February 28th, 2010 -
The Batcave once housed a massive squatter community on the banks of the Gowanus Canal. Situated inside a long-abandoned power plant, the squat was allegedly organized around a "communal way of life" with a "bike shop" and "rules about hard drugs and detrimental illegal activity." By 2006, however, the NY Daily News reported that the community had devolved into "a decadent drug culture consumed with vicious fighting" including "mainlined heroin" and "a homeless man... thrown from a window." In response to this lurid article, the building owners evicted the Batcave squatters and then "sealed the place off and posted a guard," according to Curbed.
Ironically, the owners of The Batcave had dreams to create their own community on the property, to be called The Gowanus Village. Revealed in 2004, their initial designs for this luxury housing development imagined "350 condominium and rental units... on a more than two-acre site," according to The Brooklyn Paper. The NY Times described it as "a collection of loft buildings and townhouses on the east bank of the canal." The Gowanus Village was just one of several large-scale housing developments planned in the neighborhood during the last decade. Other proposals included the Toll Brothers development, the Public Place project, and a Whole Foods Market to be located in a brownfield across the street from the Batcave.
Like much of the Gowanus Canal area, the land underneath the proposed Gowanus Village was considered extremely toxic. The property is officially designated as a brownfield, and in the past "included uses like a sulphur works and coal-fired power station, a paper mill, lumber yard, garage with gasoline storage tanks, an iron junk yard and auto repair shop," according to the Brooklyn Daily Eagle. The Batcave building itself was once the Central Power Station of the Brooklyn Rapid Transit Company (BRT). Dating back to at least 1896, this coal fired power plant was "capable of moving 125 tons of coal per hour" which was used to power "the engine and dynamo room," according to Electric Power Plants by Thomas Edward Murray.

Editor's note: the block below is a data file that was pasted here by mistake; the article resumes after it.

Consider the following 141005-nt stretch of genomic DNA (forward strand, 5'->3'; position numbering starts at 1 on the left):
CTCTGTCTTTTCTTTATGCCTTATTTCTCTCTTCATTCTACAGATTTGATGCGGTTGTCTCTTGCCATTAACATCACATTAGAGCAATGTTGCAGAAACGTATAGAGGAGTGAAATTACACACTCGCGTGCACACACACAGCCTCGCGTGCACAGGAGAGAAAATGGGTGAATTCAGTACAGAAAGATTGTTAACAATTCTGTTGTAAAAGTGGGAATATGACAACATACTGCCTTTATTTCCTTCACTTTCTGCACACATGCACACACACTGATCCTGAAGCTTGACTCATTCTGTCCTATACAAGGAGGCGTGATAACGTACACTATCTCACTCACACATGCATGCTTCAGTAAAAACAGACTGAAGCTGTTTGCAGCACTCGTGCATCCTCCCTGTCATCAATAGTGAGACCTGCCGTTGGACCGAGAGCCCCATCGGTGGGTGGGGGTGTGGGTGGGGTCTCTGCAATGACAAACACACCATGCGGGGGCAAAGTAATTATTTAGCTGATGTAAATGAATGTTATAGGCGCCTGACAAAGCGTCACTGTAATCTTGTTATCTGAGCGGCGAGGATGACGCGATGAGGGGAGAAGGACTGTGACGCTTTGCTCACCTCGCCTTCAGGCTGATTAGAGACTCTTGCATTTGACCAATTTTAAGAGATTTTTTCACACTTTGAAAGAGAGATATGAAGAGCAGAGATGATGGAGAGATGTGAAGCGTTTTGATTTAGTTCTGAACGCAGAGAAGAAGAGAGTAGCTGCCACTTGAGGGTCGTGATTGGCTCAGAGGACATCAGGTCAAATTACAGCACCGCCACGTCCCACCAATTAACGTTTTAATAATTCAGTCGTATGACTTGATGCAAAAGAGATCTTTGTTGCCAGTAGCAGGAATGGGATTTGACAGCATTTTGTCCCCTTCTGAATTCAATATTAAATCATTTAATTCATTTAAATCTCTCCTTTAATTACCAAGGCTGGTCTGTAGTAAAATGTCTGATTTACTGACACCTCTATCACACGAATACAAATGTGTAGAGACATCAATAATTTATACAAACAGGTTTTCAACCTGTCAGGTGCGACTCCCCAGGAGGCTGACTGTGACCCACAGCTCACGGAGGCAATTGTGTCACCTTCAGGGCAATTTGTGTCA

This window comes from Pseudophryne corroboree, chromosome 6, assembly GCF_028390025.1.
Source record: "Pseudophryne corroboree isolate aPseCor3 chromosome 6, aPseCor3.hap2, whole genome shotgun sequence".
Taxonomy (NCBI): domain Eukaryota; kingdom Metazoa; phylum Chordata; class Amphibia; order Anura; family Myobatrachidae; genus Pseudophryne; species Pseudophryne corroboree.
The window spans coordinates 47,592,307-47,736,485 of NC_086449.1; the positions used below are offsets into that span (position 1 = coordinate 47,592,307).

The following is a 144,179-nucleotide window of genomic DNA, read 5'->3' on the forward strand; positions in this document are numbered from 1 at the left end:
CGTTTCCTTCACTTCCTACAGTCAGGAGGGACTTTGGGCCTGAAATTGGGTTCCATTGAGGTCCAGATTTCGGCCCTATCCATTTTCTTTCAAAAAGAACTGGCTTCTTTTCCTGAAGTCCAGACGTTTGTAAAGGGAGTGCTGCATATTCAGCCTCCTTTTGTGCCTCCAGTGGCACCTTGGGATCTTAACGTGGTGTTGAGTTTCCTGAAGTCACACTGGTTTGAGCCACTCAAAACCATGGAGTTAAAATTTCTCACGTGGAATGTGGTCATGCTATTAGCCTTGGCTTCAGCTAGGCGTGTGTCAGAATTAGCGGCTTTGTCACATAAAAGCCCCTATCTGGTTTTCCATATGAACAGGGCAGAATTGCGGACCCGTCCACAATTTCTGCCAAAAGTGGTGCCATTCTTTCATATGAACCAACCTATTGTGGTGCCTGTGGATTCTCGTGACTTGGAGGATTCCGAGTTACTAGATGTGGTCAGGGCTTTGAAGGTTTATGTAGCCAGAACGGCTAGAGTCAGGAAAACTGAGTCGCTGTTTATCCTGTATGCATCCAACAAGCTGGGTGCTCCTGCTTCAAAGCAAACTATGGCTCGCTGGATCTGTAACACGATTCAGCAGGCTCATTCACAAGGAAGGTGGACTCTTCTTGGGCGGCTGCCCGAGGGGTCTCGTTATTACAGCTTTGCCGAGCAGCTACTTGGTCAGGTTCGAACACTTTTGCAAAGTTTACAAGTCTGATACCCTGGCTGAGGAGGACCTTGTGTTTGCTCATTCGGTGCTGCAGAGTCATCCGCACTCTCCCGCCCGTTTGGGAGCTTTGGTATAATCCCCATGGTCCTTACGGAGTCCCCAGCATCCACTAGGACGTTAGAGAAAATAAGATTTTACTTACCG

An initial visit to this empty powerhouse in 2007 revealed a surprisingly unique interior, with huge industrial halls dominated by hundreds of graffiti pieces. Many of the squatters' rooms remained intact, with beds, posters, prescriptions and needles left behind as evidence of a rushed eviction. This evocative space was soon featured in an award-winning film about a Brooklyn squatter, "Cave Flower" (2008) directed by Sam Fleischner. A second visit to the Batcave in 2010 revealed further natural decay. Additional holes in the slowly collapsing roof flood water into the building. Mold and rust have overtaken many surfaces. Like a tomb, the empty building still contains many squatters' belongings trapped inside.
The recent plans to build a new community on the banks of the toxic Gowanus Canal now seem to be part of a faded dream. As last decade's real estate boom collapsed in 2008, the Brooklyn Daily Eagle reported that The "Gowanus Village property is back on the market.... the asking price is $27 million." By 2009, the NY Times had concluded that "New York is, after all, a city where people have proved themselves willing to live almost anywhere, where no location, be it smelly or notorious... seems to be beyond the reach of gentrification. But the case of the Gowanus Canal has put that assumption to an extreme test.... the Gowanus Canal has been left to wait on the verge of metamorphosis, no longer one thing but not yet another."
To date, no one has stepped forward to buy The Gowanus Village property. The land remains abandoned. The Batcave is now being offered for sale by realtor Massey Knakal, which writes simply "Make an Offer."
For additional photos from this expedition, see Bluejake.